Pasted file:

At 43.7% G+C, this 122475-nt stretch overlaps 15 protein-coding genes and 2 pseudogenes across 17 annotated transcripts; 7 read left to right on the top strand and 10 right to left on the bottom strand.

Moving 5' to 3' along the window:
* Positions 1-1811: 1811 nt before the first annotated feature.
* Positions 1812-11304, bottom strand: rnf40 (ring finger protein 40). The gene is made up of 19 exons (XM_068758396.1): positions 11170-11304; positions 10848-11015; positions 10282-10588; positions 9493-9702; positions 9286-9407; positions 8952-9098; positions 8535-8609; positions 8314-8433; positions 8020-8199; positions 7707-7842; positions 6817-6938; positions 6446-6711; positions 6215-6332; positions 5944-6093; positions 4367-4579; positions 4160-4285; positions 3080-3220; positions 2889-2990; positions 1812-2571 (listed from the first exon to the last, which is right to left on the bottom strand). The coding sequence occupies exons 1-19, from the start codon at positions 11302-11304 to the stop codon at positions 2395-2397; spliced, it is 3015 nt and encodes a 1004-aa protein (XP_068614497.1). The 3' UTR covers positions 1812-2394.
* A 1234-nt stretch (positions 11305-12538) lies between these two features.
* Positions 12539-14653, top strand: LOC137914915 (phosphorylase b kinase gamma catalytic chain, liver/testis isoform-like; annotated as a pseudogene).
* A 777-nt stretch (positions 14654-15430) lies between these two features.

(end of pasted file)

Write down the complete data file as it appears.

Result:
At 43.7% G+C, this 122475-nt stretch overlaps 15 protein-coding genes and 2 pseudogenes across 17 annotated transcripts; 7 read left to right on the top strand and 10 right to left on the bottom strand.

Moving 5' to 3' along the window:
* Positions 1-1811: 1811 nt before the first annotated feature.
* Positions 1812-11304, bottom strand: rnf40 (ring finger protein 40). The gene is made up of 19 exons (XM_068758396.1): positions 11170-11304; positions 10848-11015; positions 10282-10588; positions 9493-9702; positions 9286-9407; positions 8952-9098; positions 8535-8609; positions 8314-8433; positions 8020-8199; positions 7707-7842; positions 6817-6938; positions 6446-6711; positions 6215-6332; positions 5944-6093; positions 4367-4579; positions 4160-4285; positions 3080-3220; positions 2889-2990; positions 1812-2571 (listed from the first exon to the last, which is right to left on the bottom strand). The coding sequence occupies exons 1-19, from the start codon at positions 11302-11304 to the stop codon at positions 2395-2397; spliced, it is 3015 nt and encodes a 1004-aa protein (XP_068614497.1). The 3' UTR covers positions 1812-2394.
* A 1234-nt stretch (positions 11305-12538) lies between these two features.
* Positions 12539-14653, top strand: LOC137914915 (phosphorylase b kinase gamma catalytic chain, liver/testis isoform-like; annotated as a pseudogene).
* A 777-nt stretch (positions 14654-15430) lies between these two features.